Why some parents and teachers refuse to send kids back to school

Social distancing to be a challenge in schools lacking enough classroom space

awaiting back to school
St. Catherine Catholic School at 30 Roanoke Rd. in North York awaits the return of students. Luca Tatulli/Toronto Observer

Students across Toronto are returning to school. However, some parents and teachers have chosen not to send their kids back to school, due to concerns about class sizes and social distancing.

Catia Cicco, as both a teacher and a parent, is concerned about the high student population in each school.

“There’s a cap on social gatherings of 50 but there are 300-plus children in a school at the same time,” she says.

Due to the lack of classroom space, social distancing among students and staff is a challenge teachers face going into the school year.

According to the Reopening Ontario Act, public gatherings are limited to 50 people while outdoor gatherings are limited to 100.

Toronto schools have also implemented strict sanitation and social distancing rules to prevent a COVID-19 outbreak.

Among the plans is staggering return to class for students and early dismissal times for young students. Parents of students also must fill out a questionnaire. Parents are also barred from entering schools.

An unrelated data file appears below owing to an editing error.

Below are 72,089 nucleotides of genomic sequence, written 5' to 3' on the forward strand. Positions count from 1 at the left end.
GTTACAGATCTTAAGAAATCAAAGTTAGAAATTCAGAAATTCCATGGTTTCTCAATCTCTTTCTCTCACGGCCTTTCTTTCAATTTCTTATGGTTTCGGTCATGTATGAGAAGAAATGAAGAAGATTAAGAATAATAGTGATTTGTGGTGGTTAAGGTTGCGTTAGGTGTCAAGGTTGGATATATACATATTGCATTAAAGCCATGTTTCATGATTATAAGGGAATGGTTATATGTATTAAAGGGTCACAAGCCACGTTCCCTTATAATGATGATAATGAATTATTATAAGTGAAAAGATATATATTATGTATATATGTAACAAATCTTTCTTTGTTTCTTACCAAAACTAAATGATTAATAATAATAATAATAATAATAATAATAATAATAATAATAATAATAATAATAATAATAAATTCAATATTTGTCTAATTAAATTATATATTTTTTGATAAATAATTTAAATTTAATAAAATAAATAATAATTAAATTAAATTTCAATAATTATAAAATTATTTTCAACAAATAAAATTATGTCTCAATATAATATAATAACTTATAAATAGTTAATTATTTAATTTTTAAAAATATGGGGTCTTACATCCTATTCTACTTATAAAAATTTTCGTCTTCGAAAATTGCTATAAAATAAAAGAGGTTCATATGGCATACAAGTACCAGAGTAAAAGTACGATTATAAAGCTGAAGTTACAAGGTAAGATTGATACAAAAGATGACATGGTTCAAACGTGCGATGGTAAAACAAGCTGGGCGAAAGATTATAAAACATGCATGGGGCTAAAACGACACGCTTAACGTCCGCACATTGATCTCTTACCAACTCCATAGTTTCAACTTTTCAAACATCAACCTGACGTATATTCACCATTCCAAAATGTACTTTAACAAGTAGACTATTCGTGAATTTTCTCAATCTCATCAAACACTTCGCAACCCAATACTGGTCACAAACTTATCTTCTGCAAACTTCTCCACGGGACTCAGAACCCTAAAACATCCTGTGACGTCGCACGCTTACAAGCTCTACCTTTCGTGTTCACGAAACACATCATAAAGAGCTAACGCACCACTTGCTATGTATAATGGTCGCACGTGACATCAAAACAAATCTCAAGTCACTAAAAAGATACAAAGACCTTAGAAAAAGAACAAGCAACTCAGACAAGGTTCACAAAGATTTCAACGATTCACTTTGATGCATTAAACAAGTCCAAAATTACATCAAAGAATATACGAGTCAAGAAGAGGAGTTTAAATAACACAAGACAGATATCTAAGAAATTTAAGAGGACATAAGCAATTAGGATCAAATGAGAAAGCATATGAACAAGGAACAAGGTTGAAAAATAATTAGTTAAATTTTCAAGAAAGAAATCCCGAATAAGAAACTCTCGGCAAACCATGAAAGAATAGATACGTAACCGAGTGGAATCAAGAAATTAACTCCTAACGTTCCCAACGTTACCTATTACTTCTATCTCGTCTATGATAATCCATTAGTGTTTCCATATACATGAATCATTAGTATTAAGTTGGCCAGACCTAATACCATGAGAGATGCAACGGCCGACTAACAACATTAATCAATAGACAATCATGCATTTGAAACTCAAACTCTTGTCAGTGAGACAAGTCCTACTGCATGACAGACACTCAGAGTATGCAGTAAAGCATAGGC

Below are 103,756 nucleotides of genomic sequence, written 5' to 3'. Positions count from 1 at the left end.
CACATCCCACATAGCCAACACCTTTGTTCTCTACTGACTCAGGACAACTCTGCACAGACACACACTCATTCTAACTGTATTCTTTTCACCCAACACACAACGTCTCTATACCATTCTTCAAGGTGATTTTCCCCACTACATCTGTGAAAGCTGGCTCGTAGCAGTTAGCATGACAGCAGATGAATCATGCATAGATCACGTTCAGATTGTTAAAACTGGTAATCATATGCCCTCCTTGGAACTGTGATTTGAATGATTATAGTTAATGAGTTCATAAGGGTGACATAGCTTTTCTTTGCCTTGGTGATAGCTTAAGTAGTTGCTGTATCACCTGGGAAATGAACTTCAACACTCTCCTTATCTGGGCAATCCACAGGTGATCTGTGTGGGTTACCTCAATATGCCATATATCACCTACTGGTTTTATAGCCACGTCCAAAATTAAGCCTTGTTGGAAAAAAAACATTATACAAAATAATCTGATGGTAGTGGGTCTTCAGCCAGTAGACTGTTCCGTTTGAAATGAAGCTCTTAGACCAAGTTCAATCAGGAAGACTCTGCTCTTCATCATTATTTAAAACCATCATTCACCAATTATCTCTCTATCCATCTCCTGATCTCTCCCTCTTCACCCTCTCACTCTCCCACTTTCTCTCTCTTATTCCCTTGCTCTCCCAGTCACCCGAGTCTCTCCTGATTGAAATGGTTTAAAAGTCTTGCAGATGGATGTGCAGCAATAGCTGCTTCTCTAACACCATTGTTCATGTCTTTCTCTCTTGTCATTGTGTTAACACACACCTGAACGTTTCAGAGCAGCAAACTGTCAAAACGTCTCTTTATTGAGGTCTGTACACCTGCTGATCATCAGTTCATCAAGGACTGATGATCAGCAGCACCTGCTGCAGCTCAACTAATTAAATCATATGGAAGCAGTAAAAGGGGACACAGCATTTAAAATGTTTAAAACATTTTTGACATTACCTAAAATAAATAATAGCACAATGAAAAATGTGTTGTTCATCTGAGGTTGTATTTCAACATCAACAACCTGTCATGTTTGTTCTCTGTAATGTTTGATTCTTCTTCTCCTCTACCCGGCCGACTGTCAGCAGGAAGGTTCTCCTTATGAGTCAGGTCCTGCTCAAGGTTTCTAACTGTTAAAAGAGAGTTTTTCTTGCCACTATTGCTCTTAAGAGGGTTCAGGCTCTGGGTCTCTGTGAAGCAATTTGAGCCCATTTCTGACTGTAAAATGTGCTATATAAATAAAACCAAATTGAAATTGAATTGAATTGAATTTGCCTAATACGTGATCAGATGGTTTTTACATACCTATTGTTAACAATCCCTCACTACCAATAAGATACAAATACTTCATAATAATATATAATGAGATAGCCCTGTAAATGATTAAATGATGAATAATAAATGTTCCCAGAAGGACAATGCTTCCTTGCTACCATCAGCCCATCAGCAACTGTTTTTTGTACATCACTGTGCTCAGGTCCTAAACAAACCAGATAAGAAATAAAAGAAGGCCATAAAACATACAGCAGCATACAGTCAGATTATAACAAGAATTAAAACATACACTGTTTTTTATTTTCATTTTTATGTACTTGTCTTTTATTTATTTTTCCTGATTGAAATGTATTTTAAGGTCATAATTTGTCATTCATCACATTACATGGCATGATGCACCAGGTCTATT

Teachers and education staff are required to wear full personal protective equipment during school hours.

“I had to weigh the pros and cons and decided to send them back,” Cicco said of her decision about her own kids.

Cicco discussing the reason she sent her kids back to school and how the quarantine affected her children

Cicco works as a physical education teacher for the Toronto Catholic District School Board.

Children to be scanned

While some parents are concerned about a potential COVID-19 outbreak in schools’ daycares in the city have operated over the summer with heavy protocols in place.

“Upon arrival, our supervisor at the front door will scan the child to see if the child has a fever,” says Raven Reid, a daycare worker at the Child’s Nest Infant Daycare in East York for 10 years.

The process is the first line of protection against a potential outbreak. Daycare rooms are also separated into cohorts or small groups of kids. The size of each group varies by daycare.

Parents are also not allowed to enter daycares. Any issue with parents is communicated and address over the phone.

“There’s a questionnaire they have to answer,” Reid says. “If they answer anything with yes, we can’t accept the child.”

Each daycare restroom is thoroughly sanitized after each use. Toys and other highly touched surfaces are also sanitized after each use.

Online classes for the Toronto District School Board are to start on Sept. 22 due to high enrolment. About 72,000 students will be attending online classes this coming school year.

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Posted: Sep 17 2020 10:35 am
Filed under: Community COVID-19 Education News Science & Health